Fatigue in out-patients with inflammatory bowel disease is common and multifactorial

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Aliment Pharmacol Ther 2012; 35: 133–141


Patients with inflammatory bowel disease (IBD) often complain of fatigue.


To investigate the prevalence and characteristics of fatigue among IBD out-patients in Scandinavia and to provide normative values for fatigue in IBD patients.


A cross-sectional study was conducted on 425 IBD patients from six out-patient centres in Denmark, Norway and Sweden. Fatigue was measured using the Multidimensional Fatigue Inventory. The patients were also screened for anaemia and iron deficiency. Each centre included approximately 5% of their IBD cohort. The patients were enrolled consecutively from the out-patient clinics, regardless of disease activity and whether the visit was scheduled. The fatigue analysis was stratified for age and gender.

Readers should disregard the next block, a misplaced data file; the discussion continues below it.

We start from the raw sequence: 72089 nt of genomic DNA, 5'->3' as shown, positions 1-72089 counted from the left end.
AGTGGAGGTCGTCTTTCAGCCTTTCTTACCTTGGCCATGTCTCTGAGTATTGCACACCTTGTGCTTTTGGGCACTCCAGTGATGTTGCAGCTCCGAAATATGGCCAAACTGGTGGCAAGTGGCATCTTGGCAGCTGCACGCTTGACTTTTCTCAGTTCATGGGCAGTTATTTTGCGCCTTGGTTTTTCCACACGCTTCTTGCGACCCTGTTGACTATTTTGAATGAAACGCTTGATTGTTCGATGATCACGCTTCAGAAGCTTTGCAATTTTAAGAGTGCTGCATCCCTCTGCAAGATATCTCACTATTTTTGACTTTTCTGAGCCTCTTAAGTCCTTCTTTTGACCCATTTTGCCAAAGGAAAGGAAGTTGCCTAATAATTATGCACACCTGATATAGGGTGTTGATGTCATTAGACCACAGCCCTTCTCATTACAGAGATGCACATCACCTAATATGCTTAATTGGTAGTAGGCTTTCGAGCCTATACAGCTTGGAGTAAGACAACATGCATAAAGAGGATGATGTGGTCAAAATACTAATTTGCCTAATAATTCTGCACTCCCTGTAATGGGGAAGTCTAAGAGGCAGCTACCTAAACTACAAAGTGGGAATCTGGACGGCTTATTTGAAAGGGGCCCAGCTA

Using the 95th percentile of the score of the general population as a cut-off, approximately 44% of the patients were fatigued. When comparing the IBD patients with disease activity to the IBD patients in remission, all dimensions of fatigue were statistically significant (P < 0.05). Being anaemic or iron deficient was not associated with increased fatigue. Being a male patient with ulcerative colitis treated with corticosteroids was a strong determinant for increased fatigue. The normative ranges for IBD fatigue were calculated.


Fatigue in IBD is common regardless of anaemia or iron deficiency. Fatigue in IBD is most marked for patients <60 years of age. Stratifying for gender and age is necessary when analysing fatigue, as fatigue is expressed differently between groups.

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